Insights on business, and practical
ways to improve your own.
Simple acts make a big difference.
by Kate (October, 2003)
(Note: Kate is a mid-level manager at a major craft
In the days immediately following the death of John Ritter, tributes
filled the airwaves, newspapers, message boards, and chat rooms.
Reading the tributes from fans like myself who loved the characters
of Jack Tripper and Paul Hennessey wasn't a surprise. What did catch
me off guard was seeing the Hollywood tributes from John's teary-eyed,
non-celebrity co-workers -- the "worker bees." Their
comments revealed one of the keys to John's true legacy: the example
he set by treating everyone, cameraman or A-list celebrity, with
respect, and by doing his utmost to make every workday productive
If for some reason you were to be gone tomorrow, will your employees
and co-workers say the same about you?
For several years I had the good fortune to work with a well
respected gentleman in the craft industry. His genuine love of the
industry was evident in the care he took in developing his products.
His genuine love of people was evident in the little things he said
and did. He greeted everyone with a smile and "hello,"
even those few whose names he didn't know. He led by example -- no
task was ever too menial. Even when the pace was crazy and stressful
he found a way to put a smile on your face. At trade shows he was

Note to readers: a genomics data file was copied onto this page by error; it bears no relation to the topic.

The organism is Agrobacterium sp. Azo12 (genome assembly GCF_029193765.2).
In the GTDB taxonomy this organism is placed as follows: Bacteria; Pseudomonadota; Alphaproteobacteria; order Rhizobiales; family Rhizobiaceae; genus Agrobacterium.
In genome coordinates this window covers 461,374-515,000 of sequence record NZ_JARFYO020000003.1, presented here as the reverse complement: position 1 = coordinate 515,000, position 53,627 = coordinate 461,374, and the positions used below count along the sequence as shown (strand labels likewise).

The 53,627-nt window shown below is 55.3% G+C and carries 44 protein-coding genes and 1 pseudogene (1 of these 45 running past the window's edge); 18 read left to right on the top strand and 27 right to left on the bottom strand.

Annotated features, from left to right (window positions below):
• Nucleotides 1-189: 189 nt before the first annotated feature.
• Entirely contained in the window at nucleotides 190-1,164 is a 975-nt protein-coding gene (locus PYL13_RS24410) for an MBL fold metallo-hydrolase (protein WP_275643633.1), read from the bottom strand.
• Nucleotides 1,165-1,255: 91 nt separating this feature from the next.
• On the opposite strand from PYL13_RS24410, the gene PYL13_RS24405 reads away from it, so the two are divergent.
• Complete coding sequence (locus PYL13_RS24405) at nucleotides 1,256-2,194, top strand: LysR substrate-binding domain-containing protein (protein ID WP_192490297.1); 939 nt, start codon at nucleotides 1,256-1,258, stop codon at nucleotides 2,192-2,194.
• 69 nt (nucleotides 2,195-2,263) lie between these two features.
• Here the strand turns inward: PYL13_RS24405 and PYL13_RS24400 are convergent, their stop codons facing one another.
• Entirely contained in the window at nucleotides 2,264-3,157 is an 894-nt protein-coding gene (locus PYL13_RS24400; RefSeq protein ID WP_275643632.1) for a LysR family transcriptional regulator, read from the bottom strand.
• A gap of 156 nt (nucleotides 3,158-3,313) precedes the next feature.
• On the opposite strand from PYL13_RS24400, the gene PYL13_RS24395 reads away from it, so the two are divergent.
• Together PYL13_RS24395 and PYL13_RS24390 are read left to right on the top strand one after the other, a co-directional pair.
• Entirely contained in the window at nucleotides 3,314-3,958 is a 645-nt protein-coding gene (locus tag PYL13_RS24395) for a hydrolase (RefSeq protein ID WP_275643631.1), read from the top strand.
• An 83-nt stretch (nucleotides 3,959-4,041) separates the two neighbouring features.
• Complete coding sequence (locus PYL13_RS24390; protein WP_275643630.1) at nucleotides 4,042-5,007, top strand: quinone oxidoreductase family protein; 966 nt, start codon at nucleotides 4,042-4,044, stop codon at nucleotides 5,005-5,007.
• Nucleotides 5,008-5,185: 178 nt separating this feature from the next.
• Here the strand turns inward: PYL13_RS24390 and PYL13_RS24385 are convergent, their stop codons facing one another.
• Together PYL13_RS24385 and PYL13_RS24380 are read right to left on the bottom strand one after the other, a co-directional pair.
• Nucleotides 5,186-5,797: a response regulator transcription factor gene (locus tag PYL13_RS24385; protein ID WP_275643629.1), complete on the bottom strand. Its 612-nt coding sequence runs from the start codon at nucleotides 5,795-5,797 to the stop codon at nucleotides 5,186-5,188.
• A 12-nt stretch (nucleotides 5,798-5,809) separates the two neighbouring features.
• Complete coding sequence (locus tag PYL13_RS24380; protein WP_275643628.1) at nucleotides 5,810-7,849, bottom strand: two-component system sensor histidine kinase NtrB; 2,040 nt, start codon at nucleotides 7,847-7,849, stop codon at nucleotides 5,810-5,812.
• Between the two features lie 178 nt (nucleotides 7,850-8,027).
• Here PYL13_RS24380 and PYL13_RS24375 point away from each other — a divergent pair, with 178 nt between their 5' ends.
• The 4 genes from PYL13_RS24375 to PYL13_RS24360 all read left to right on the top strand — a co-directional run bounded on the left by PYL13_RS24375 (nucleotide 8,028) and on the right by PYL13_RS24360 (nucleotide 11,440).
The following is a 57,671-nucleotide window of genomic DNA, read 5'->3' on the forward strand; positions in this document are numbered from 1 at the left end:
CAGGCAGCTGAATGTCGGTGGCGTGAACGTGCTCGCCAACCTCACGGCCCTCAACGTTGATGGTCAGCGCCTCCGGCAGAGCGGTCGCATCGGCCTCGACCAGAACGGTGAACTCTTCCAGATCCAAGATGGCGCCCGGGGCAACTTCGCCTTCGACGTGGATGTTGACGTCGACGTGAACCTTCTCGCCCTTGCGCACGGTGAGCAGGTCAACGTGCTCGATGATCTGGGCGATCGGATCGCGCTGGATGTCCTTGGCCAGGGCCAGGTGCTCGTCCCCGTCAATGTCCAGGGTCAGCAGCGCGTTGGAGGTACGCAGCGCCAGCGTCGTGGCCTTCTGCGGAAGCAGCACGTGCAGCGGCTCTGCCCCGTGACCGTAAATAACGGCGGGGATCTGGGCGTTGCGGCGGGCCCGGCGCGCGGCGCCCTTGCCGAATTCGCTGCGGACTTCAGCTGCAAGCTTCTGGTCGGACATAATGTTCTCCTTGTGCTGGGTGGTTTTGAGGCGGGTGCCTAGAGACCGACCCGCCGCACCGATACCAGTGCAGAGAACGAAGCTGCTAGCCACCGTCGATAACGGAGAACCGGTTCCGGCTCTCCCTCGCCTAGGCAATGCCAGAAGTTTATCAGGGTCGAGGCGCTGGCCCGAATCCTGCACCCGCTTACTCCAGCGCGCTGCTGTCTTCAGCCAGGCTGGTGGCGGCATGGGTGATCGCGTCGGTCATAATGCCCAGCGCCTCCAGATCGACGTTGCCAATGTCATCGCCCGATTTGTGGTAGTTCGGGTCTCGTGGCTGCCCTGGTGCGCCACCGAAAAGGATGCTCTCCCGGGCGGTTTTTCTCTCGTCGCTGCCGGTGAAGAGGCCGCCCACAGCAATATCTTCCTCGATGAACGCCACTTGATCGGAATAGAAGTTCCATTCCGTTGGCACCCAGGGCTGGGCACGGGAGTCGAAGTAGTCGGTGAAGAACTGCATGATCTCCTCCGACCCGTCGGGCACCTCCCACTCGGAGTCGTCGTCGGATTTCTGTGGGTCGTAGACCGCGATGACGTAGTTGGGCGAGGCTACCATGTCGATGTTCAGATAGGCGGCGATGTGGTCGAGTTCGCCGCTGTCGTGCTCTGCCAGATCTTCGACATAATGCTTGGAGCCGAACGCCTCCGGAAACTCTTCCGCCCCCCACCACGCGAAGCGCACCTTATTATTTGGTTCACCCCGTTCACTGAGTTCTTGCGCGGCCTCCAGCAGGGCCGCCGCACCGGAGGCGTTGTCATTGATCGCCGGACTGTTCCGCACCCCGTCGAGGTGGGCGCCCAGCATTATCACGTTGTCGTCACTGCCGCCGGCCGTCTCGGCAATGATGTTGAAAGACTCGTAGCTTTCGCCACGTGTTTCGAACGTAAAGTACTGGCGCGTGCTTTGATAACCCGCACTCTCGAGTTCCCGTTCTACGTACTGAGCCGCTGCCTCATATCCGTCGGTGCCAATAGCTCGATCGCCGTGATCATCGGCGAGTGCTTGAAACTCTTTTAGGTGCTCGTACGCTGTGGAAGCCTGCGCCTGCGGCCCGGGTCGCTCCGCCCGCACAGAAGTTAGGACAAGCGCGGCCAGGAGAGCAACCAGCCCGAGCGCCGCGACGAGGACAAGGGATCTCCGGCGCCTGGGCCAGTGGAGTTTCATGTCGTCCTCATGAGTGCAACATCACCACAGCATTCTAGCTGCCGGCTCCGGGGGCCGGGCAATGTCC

always sought out for advice by a wide variety of industry people.
We, his employees, were often looked at with a bit of envy.
More recently I worked with a man whose focus is the bottom line. He
would say "hello" as he passed, but rarely smiled. His
products were good, but they could be better with a bit more time
and effort. When the pace was crazy and stressful, he looked the
other way and didn't want to know what sacrifices people had to
make, as long as the deadlines were met. His trade show booths were
busy, but buyers saw what was new, placed orders, and left. Even
those few who did seek his advice often found their conversations
interrupted when his cell phone rang or someone more important
The contrast between the two bosses was obvious. People who had
contact with the first boss knew they were respected, their opinions
and ideas had value, and their efforts were acknowledged. It didn't
matter how menial their job was, every position was important. The
result was people always gave that extra effort, even under the most
difficult of circumstances.
Employees of the second boss felt like machines, paid to crank out
products as quickly as possible. Even the occasional luncheon or
heartfelt "thank you" from the boss was met with
skepticism, and they cared more about collecting a paycheck than
These two bosses may have had different overall goals for their
companies, but why should their treatment of employees helping to
meet those goals be so vastly different?
This isn't about developing loyalty, per se; it's about respecting
the people you have around you, no matter what their role in the
It's a good way to live, and it's good business, too.
(Note: Kate's previous columns are archived. To access any of
them, click on the titles at the top of the right-hand column. Have
any comments about stolen designs or products? Email Kate at firstname.lastname@example.org.)